Enter Roger Thurow, a veteran reporter who covered two-dozen African nations over 20 years for the Wall Street Journal. His new book, The Last Hunger Season: A Year in an African Farm Community on the Brink of Change, brings welcome clarity and humanity to what can be a complex topic fractured by decades-old either-or propositions: Is trade with developing nations better than direct foreign aid? Is acceptance of aid an acquiescence into a kind of neo-colonialism? Once aid is given, is it ever possible to grow past it so it isn't needed anymore?
InsideClimateNews.org -- The hidden, long-term effects of the 2010 pipeline accident that spilled more than a million gallons of heavy Canadian crude oil into Michigan's Kalamazoo River became public last week when the EPA revealed that large amounts of oil are still accumulating in three areas of the river.
The problem is so serious that the EPA is asking Enbridge Inc., the Canadian pipeline operator, to dredge approximately 100 acres of the river. During the original cleanup effort, dredging was limited to just 25 acres because the EPA wanted to avoid destroying the river's natural ecology. The additional work could take up to a year and add tens of millions of dollars to a cleanup that has already cost Enbridge $809 million.
Fortune magazine polled businessmen about their responsibilities beyond the balance sheet. The questions are more charming and verbose than most posed by contemporary pollsters. They also offer a nice snapshot of how business media tackled what we now call "sustainability":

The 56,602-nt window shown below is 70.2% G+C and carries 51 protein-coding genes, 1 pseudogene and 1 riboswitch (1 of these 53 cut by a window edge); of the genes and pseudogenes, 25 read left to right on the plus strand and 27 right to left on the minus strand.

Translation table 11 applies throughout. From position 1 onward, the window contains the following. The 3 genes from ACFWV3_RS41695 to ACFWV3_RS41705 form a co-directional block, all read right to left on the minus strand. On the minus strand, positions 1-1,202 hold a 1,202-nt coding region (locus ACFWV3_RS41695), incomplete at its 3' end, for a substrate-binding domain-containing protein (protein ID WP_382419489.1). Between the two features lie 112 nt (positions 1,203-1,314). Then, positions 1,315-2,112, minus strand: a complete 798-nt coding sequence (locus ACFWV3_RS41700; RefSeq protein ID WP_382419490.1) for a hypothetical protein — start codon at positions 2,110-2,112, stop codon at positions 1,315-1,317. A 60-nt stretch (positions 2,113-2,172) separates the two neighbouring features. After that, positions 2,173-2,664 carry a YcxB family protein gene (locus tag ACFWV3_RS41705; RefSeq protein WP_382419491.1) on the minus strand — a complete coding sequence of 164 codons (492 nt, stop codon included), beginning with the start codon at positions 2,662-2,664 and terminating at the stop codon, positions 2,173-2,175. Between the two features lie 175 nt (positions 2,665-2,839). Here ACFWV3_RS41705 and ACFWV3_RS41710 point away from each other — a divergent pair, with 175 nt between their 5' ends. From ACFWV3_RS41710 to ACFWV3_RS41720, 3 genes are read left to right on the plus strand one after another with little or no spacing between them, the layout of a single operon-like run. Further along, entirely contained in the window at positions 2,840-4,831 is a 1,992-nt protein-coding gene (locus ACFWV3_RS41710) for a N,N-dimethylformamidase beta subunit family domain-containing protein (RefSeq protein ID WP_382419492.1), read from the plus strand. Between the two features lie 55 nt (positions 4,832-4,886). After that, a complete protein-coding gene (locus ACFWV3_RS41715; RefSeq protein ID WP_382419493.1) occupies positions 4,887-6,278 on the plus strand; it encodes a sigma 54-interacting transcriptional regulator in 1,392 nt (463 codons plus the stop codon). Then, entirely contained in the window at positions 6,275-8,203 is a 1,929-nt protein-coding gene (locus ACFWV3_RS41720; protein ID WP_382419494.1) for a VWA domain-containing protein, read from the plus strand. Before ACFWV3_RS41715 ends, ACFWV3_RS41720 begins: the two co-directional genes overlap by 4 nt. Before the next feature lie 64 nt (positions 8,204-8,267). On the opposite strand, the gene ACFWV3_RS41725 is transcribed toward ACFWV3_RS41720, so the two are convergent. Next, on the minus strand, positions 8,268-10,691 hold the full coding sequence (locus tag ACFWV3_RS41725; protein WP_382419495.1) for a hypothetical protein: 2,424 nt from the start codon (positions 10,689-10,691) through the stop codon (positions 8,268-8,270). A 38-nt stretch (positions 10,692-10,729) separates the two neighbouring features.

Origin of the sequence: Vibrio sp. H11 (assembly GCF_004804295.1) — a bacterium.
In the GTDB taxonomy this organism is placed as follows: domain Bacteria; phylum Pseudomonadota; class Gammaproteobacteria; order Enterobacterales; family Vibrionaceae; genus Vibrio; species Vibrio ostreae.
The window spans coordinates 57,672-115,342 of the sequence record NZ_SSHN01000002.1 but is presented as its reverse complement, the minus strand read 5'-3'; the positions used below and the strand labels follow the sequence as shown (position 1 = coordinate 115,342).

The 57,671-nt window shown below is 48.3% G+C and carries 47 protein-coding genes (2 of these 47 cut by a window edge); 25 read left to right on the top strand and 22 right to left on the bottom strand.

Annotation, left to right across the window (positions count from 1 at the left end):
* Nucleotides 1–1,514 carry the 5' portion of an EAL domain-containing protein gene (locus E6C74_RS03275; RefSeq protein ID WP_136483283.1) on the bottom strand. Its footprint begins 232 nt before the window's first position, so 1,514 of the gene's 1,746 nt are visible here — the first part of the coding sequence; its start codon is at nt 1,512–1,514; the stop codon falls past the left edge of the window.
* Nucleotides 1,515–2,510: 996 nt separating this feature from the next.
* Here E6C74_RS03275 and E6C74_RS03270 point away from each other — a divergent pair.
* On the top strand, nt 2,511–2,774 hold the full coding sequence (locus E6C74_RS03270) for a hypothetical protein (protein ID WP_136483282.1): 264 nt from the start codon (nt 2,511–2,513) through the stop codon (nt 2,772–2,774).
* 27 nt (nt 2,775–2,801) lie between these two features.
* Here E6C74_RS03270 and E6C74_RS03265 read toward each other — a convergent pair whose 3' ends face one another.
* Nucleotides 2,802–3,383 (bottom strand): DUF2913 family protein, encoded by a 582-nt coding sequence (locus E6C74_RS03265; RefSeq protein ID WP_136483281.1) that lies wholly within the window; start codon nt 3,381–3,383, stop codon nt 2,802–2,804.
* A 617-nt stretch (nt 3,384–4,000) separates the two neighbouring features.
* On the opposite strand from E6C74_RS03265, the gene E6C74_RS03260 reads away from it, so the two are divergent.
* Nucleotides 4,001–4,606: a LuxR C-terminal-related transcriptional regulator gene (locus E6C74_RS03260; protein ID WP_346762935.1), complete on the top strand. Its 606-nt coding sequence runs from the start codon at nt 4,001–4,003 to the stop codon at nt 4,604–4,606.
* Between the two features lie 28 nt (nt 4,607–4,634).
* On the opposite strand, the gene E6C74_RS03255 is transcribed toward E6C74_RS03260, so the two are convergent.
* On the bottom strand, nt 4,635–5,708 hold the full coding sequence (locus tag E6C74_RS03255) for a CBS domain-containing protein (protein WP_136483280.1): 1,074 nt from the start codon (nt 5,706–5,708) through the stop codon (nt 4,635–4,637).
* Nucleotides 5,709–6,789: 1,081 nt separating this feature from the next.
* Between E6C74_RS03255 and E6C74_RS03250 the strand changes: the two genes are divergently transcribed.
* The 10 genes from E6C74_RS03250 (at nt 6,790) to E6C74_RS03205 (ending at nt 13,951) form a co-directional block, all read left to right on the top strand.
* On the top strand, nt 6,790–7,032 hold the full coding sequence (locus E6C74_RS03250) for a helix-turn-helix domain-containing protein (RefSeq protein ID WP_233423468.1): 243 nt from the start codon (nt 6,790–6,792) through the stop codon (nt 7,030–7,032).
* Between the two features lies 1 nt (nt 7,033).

A few years ago it was frequently said that businessmen ought to acquire a 'social consciousness.' What was usually meant was that businessmen were responsible for the consequences of their actions in a sphere somewhat wider than that covered by their profit-and-loss statements. Do you think that businessmen should recognize such responsibilities and do their best to fulfill them?
China, the world’s biggest emitter of greenhouse gases linked to climate change, may create the impetus for a global carbon market as it begins pilot trading programs, according to the Climate Institute.
“China’s emerging schemes can dovetail with other global schemes as a stepping stone towards a global climate change agreement by 2015,” John Connor, chief executive officer of the Sydney-based institute that commissioned a report released today, said in an e-mailed statement.